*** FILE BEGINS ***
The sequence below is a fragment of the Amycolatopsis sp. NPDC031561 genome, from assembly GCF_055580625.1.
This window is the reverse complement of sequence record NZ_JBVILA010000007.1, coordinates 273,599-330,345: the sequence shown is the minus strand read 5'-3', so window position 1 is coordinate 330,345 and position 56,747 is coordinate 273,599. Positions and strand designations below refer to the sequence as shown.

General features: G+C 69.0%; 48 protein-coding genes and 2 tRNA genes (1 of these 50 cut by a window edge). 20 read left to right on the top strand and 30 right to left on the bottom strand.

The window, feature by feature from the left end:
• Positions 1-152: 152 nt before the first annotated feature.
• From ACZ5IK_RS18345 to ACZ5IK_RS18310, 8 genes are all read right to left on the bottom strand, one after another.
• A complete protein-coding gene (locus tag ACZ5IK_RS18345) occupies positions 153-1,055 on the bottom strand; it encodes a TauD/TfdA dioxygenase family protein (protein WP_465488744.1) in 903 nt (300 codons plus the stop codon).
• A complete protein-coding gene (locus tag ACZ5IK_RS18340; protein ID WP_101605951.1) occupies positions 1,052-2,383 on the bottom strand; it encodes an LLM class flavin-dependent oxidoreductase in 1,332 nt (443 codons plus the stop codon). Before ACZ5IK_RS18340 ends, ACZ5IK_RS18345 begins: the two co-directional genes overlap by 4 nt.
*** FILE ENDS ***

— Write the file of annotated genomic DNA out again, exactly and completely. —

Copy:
The sequence below is a fragment of the Amycolatopsis sp. NPDC031561 genome, from assembly GCF_055580625.1.
This window is the reverse complement of sequence record NZ_JBVILA010000007.1, coordinates 273,599-330,345: the sequence shown is the minus strand read 5'-3', so window position 1 is coordinate 330,345 and position 56,747 is coordinate 273,599. Positions and strand designations below refer to the sequence as shown.

General features: G+C 69.0%; 48 protein-coding genes and 2 tRNA genes (1 of these 50 cut by a window edge). 20 read left to right on the top strand and 30 right to left on the bottom strand.

The window, feature by feature from the left end:
• Positions 1-152: 152 nt before the first annotated feature.
• From ACZ5IK_RS18345 to ACZ5IK_RS18310, 8 genes are all read right to left on the bottom strand, one after another.
• A complete protein-coding gene (locus tag ACZ5IK_RS18345) occupies positions 153-1,055 on the bottom strand; it encodes a TauD/TfdA dioxygenase family protein (protein WP_465488744.1) in 903 nt (300 codons plus the stop codon).
• A complete protein-coding gene (locus tag ACZ5IK_RS18340; protein ID WP_101605951.1) occupies positions 1,052-2,383 on the bottom strand; it encodes an LLM class flavin-dependent oxidoreductase in 1,332 nt (443 codons plus the stop codon). Before ACZ5IK_RS18340 ends, ACZ5IK_RS18345 begins: the two co-directional genes overlap by 4 nt.